Apology, Why and When

Weak Minds and the Power of an Apology

The word apology somehow has been overlooked in the Zinedine Zidane head butting justifying and scrutinizing.

There was a time when you could make an ass of your self- referring to a beast of burden. Then came the time when you could put your foot in your mouth. Now a new term will most likely be added to our lexicon of foibles.

A translation of a piece by author Bernard-Henry Levy reminds us that Achilles had his heel, and Zidane had his head. Now we can Zidane someone who speaks to us inappropriately.

Insults and the impropriety of them aside, at some point where do we as adults say words do not justify violence. They are just words. Yes they can cut like a knife. But only if we allow them to do so.

Likewise a simple word, apology, has the power to mend wounds and bring to an end a volatile situation.

This is nothing more than road rage, physical or psychological abuse, and school yard bullying. It can be stopped with a word of kindness. It can be brought to an end by implementing the action of that simple word. It takes maturity. It requires strength of character. It is often the result of a weak mind.

Note: Apologies are important in our speech. There are times when it is not legally advantageous. If you have been in an auto accident and especially in the USA, apology may in the eyes of the law be an admission of guilt.

Your insurance company in the USA most likely had you sign a paper where it said you would not say you are sorry for or accept responsibility in an auto accident, even if you feel you are responsible. Responsibility in life and in the eyes of the law are two different things. Leave it to the legal community to determine responsibility.

You Make Me Mad

That expression only tells me that the one speaking is a weakling of the lamest kind. It comes from a person who would allow someone else to control their thoughts and actions, in effect permitting mind control over them. You only have to be mentally and emotionally weak to allow it to happen to you.

Somehow, I have a hard time equating mental weakness with greatness. People who have great skills and no self control can only aspire to greatness. Their weakness in mind betrays them to what they will never attain.

The reality is we choose to be or feel anything we feel. Yes, our weakened flesh may be prone to being hurt, but how did we get conditioned to that point. Words only have meaning that we allow them to have.

So, if Zidane was a student of Speechmastery, first he would have looked his opponent in the eye and say regarding what ever slur was given, “What an evil thing to think. What an evil thing to say.”

Your first reaction might be that it is not a very manly thing to say in a manly contest with testosterone levels elevated. But what reaction did Marco Materazzi’s words have. They won the game because of Zidane’s weakness.

On the other hand, saying something so, well, (you might think) idiotic and out of place for the situation might have just had an equal and opposite effect on the person who started the process.

Think about it. Marco Materazzi viewed Zidane as a hero. What if that hero now prophesied words that you were evil and had evil thoughts. He could have said any words of kindness that would have short circuited the thinking of the opponent.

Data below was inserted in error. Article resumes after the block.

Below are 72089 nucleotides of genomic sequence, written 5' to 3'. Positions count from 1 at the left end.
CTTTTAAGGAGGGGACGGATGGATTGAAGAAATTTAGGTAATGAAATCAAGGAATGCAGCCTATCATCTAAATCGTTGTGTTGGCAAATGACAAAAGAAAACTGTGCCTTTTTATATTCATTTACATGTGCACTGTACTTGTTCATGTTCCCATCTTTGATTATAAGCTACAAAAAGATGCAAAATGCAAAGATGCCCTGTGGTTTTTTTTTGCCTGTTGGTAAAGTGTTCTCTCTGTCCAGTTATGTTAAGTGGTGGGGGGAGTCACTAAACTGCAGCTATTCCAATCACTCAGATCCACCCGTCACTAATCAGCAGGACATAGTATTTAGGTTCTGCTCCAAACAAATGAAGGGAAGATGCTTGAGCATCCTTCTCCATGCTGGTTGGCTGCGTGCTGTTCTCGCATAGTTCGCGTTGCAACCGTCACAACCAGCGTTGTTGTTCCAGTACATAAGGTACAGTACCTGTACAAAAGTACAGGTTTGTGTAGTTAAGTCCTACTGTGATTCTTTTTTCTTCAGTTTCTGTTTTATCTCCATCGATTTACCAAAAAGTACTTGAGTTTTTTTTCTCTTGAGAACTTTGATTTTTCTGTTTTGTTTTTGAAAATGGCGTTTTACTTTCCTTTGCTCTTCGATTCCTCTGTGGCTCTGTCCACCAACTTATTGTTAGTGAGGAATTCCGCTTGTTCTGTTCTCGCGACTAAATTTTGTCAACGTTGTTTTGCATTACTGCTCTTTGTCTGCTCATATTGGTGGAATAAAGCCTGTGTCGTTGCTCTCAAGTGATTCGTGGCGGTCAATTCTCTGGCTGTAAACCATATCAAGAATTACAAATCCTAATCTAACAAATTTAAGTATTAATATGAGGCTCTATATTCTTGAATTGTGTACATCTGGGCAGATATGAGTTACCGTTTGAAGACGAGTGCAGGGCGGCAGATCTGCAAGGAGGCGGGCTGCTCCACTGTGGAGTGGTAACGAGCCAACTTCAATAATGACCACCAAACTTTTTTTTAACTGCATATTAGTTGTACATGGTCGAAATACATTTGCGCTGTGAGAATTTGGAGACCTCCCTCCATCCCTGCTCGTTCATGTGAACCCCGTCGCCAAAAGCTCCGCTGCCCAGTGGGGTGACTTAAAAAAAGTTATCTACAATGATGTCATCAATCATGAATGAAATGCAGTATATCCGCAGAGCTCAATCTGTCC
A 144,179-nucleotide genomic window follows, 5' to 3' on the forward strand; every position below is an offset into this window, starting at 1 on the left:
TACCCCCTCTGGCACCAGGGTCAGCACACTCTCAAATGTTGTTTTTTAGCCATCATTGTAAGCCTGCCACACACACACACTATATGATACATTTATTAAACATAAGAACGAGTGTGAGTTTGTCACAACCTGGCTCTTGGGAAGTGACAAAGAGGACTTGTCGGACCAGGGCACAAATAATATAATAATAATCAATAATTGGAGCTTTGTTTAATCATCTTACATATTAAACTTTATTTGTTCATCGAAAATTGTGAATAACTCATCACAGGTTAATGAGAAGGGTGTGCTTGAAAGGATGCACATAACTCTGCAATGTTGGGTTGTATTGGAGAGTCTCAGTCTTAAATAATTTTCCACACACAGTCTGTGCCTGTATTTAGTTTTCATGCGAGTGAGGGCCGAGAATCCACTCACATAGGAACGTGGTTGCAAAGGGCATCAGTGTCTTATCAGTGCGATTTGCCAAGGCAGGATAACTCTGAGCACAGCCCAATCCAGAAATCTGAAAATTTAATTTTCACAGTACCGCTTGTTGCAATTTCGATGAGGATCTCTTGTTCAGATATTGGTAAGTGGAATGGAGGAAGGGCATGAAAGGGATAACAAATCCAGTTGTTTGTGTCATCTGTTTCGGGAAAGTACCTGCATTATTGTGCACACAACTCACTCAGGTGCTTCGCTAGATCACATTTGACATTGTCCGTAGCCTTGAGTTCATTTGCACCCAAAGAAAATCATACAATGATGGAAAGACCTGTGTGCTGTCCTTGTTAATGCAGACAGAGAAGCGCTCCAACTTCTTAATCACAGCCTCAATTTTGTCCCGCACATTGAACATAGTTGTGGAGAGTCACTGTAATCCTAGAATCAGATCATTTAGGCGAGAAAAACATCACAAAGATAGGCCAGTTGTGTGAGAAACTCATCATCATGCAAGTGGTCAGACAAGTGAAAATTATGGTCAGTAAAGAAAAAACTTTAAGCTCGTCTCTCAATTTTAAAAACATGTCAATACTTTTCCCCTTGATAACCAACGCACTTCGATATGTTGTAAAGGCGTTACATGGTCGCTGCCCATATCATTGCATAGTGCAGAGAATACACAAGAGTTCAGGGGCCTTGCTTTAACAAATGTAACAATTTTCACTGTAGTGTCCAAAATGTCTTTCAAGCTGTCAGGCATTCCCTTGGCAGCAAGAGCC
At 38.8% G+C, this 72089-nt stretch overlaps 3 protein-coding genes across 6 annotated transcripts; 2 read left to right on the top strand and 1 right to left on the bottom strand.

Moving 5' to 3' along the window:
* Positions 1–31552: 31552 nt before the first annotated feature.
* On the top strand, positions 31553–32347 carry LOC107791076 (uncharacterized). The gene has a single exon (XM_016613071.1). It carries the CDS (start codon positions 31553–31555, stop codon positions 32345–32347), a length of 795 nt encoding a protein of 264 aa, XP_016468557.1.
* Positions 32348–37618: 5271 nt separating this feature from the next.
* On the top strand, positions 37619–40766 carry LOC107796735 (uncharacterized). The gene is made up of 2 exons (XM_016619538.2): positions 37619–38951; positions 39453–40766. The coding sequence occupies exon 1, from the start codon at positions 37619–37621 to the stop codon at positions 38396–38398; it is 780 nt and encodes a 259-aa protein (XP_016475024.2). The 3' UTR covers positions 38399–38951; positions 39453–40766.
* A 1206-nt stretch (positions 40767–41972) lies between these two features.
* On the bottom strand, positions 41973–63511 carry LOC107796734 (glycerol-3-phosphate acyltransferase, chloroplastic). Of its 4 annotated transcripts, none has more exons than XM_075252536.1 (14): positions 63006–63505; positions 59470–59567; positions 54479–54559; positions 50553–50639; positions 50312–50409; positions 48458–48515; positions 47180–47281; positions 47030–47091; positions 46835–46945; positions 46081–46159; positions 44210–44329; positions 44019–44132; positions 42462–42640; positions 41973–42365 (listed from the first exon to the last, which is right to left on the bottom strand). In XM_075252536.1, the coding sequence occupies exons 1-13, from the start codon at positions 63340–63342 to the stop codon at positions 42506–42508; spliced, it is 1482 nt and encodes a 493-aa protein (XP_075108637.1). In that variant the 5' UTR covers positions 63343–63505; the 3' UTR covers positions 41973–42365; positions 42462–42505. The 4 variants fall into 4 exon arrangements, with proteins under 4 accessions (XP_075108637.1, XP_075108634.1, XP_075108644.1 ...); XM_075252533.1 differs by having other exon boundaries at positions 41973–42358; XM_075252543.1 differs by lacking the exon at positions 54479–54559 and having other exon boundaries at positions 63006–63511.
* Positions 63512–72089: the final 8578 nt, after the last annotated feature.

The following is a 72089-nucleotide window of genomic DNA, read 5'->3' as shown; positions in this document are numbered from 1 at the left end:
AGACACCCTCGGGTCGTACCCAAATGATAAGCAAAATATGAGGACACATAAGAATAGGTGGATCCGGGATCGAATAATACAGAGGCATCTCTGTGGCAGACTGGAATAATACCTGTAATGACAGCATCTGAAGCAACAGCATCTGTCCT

Something like, “shhh, the children who are watching.” The first second of conscious thought is “they can’t hear what I am saying…” and you have an edge. Anything but the head butt.

This is only the first problem. The second is the failure to apologize. The contest is not over. It will go on in the annals of sports history. A quick and very public apology could have put this to rest.

It would have been even better if he had done it on the field in front of all the fans with the aid of the referee.

This is a reminder should we ever make a Zidane in our public or private lives. The fastest way to diffuse it is a swift and demonstrative rebuttal. A swift and sincere apology and move on.

If you’re on a platform and you inadvertently make a Zidane with the words you use and especially if the audience lets you know by a groan or sounds of disapproval, immediately say, “That was so stupid of me to say, please forgive me.” Then drop it and move on.

The last thing you would ever want to do is make a joke of the apology. Saying something like, “did I say that out loud?” will not cut it. The apology has to be sincere, honest, and heart felt.

In the end, Zidane failed to follow his own formula for success.

When he was speaking prior to his match for Cannes in 1989, Zidane shared his secret for success. He said,

    ”That day I discovered that the passion of my life was football and, I thought I could go far through work, responsibility and perseverance.”

So we have three lessons here.

Passion, hard work and perseverance are nothing if we don’t take responsibility for the use of our head.

Reply to insults with kindness or at the least rebut with words that will throw the opposition off psychologically as opposed to a head butt which will end up with us being thrown out.

If you make a physical or verbal Zidane, be quick and demonstrative with an apology.

It is a simple but effective aspect of Speechmastery when we make a mistake.

Profanity when it slips out would be a good time to use an apology. However it is better never to use it at all. Learn more on why this is true.

Enthusiasm would also have to be appropriate to the situation to make the apology even more effective.

Speechmastery.com: The Apology Website

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Lets Connect View Jonathan Steele RN Holistic Nurse's profile on LinkedIn
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